# Dice rolls, simulation vs. theory

I just ran into something interesting, and was hoping someone could shed some light on it. I'm trying to calculate rolling at least N on multiple dice. I wrote a simulation script in R that uses the sample(8,1,TRUE) to simulate a d8 (8 sided die) roll and iterates and sums. I also calculated the probability in excel using a normal distribution with variance (for kdN) = k*(N^2-1)/12 and mean = k*(N+1)/2. I used excel function of: 1-Norm.dist(number.to.roll, mean, sd, TRUE). I consistently get a few percentage points higher on the simulation than on the calculation. For example, to roll 8 on a 2d8, simulation succeeds 67.6% of the time (+/- 0.3%). Excel predicts 62.1%. I think it has something to do with dice being integers and excel calculating based on a continuous distribution. I have tried using +1, or -1, or -.5 to get excel to match. It gets closer, but I can't find a constant that work across different dice sizes. Is there a discrete distribution that will model the rolls better? I tried the R "triangle" package, but it gives values very close to the Normal approximation in Excel. My question is less how to get the formula right, than can someone provide me insight as to why there is the difference? This is for my own edification only. Am fiddling with numbers while I wait for parts to show up at work. :) Thanks.

• There is only one distribution that models the rolls correctly: it is the one you employed in R. There should be no mystery why using other distributions gives other (wrong) answers! Is your question about how to implement that distribution in Excel, then?
– whuber
Nov 13, 2014 at 20:40
• When you say "to roll 8 on 2d8" do you mean "to roll at least 8 on 2d8"? Nov 14, 2014 at 0:15
• No, that pretty much answers it. I wanted to know if the difference between simulation and formula was just the error in the normal approximation, or if there was another theoretical explanation, as it seemed to be somewhat divergent in some cases. I also was wondering if there was some hyper-super-duper-geometric distribution that modeled it better than the normal approximation. Apparently that answer is "no." Thanks!
– Rick
Nov 14, 2014 at 0:17
• Yes, meant "at least 8." Sorry.
– Rick
Nov 14, 2014 at 0:18
• No, the answer is 'yes, there is some distribution other than the normal' that models it better, whuber already stated so explicitly. Nov 14, 2014 at 0:20

The distribution of 2d8 is discrete triangular.

     x       2    3    4    5    6    7    8    9   10   11   12   13   14   15   16
64.P(X=x)    1    2    3    4    5    6    7    8    7    6    5    4    3    2    1
%   1.56 3.13 4.69 6.25 7.81 9.38 10.9 12.5 10.9 9.38 7.81 6.25 4.69 3.13 1.56 If you need an algebraic expression for it, for 2d8 it's:

$p(x) = P(X=x) = \frac{1}{64} \min(x-1,17-x)$

As you add more dice, the cdf becomes closer and closer to a normal distribution, but if you want to use normal distributions to approximate probabilities for it, I'd suggest using a continuity correction. If you don't get too far into the tail, it should work pretty well for more than 3 dice. However, it's not all that hard to do the convolution - or even complete enumeration - by hand for small numbers of dice to get exact answers. e.g. here's me doing 3d8 in R:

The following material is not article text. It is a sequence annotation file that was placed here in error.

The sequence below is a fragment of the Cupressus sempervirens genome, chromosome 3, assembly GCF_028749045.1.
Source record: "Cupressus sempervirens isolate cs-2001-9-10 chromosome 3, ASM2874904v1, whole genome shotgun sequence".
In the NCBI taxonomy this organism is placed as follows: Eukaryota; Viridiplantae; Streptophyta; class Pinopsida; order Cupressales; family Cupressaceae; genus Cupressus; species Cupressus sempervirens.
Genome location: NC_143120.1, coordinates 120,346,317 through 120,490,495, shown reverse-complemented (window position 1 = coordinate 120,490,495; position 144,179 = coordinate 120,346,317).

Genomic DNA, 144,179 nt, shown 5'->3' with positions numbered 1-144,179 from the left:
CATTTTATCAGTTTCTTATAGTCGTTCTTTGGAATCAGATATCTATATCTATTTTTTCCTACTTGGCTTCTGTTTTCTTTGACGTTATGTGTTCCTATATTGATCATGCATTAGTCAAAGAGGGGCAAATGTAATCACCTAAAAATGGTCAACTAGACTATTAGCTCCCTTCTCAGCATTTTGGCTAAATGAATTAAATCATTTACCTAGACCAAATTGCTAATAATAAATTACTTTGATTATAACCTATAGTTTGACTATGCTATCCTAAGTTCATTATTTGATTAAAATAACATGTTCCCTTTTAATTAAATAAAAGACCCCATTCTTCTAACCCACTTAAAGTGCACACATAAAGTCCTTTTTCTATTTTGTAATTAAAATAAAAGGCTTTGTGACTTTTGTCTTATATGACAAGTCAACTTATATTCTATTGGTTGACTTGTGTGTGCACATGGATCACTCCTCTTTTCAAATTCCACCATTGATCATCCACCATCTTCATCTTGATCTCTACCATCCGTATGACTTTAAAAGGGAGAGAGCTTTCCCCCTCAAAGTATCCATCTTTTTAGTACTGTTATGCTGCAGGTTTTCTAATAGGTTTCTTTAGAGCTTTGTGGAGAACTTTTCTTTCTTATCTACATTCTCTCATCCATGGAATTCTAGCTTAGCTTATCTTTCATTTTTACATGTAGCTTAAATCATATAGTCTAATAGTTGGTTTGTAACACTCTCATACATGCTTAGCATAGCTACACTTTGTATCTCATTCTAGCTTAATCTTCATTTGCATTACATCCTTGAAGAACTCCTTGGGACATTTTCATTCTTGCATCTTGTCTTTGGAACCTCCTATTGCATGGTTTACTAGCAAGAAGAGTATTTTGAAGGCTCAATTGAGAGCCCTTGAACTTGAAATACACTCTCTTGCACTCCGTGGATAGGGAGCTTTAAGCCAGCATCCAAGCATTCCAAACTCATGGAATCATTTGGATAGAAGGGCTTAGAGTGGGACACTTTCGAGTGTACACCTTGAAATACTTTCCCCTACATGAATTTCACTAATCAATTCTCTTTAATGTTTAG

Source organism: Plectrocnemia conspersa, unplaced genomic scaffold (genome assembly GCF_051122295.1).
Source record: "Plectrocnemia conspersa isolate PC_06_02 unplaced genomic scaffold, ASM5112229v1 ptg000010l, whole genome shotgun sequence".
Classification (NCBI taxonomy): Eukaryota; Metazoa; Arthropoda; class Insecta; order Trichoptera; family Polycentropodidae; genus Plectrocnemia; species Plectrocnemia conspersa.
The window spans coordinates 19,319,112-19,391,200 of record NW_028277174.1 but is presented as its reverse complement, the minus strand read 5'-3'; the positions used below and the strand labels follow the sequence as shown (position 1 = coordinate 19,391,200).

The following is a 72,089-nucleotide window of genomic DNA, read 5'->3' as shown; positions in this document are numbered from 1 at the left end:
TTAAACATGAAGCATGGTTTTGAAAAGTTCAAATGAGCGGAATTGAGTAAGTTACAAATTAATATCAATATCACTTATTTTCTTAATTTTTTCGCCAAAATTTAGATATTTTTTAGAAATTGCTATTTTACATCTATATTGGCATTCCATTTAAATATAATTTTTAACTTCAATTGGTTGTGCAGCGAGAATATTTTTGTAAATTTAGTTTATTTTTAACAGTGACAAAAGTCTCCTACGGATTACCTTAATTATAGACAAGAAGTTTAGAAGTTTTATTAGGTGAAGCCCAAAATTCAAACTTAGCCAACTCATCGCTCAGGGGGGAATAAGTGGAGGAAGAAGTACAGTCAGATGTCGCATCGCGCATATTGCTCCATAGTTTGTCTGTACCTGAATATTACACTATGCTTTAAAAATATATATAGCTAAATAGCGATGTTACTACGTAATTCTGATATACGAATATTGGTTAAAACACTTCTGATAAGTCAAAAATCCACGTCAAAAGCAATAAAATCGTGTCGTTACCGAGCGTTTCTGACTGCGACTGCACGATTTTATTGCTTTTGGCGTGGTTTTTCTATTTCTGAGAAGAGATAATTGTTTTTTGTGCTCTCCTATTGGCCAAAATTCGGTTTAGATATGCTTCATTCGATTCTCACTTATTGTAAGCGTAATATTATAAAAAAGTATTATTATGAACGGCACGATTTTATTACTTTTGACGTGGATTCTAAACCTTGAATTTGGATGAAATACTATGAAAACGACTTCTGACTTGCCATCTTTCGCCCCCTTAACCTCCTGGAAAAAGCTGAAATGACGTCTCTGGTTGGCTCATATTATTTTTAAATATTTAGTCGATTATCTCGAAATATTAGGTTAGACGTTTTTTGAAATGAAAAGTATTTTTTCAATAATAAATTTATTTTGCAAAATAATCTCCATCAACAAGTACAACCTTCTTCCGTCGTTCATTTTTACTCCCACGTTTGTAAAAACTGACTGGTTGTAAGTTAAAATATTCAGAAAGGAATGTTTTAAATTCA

o2d8=c(outer(1:8,1:8,"+"))
o3d8=c(outer(o2d8,1:8,"+"))
table(o3d8)
o3d8
3  4  5  6  7  8  9 10 11 12 13 14 15 16 17 18 19 20 21 22 23 24
1  3  6 10 15 21 28 36 42 46 48 48 46 42 36 28 21 15 10  6  3  1


The table at the end shows the number of ways (out of $8^3=256$) of getting each result on 3d8. You convert them to probabilities by dividing by $8^3$:

> print(table(o3d8)/8^3,d=2)
o3d8
3      4      5      6      7      8      9     10     11     12     13
0.0020 0.0059 0.0117 0.0195 0.0293 0.0410 0.0547 0.0703 0.0820 0.0898 0.0938

14     15     16     17     18     19     20     21     22     23     24
0.0938 0.0898 0.0820 0.0703 0.0547 0.0410 0.0293 0.0195 0.0117 0.0059 0.0020


The algebraic formula becomes relatively complicated past 3 dice, and I wouldn't bother with it, but the probabilities are easy to work out in either R or Excel (or any other tool with the relevant ability to do the kind of calculations you need)

Let's say I want to compute probability of rolling at least 9 on 3d8 from a normal approximation (I suggested more than 3 dice, but let's try it anyway). The exact answer is easily computed by summing probabilities in the above table (it's 0.890625).

> pnorm(8.5,3*(8+1)/2,sqrt(3*(8+1)*(8-1)/12),lower.tail=FALSE)
 0.896144


(The use of 8.5 rather than 9 is because of the continuity correction).

That's not too bad, a relative error of a little over half a percent. But the exact answer takes only a few seconds longer to generate.

Incidentally, a simulation script for rolling 2d8 in R is as simple as:

r2d8=replicate(10000,sum(sample(8,2,TRUE)))


And to display a table of the results as proportions:

table(r2d8)/length(r2d8)


The results of the simulation can be seen as red circles, compared with the exact values (black dots): --

There's detailed instructions on how to use Excel to do similar calculations to the ones I did in R to compute the exact probabilities here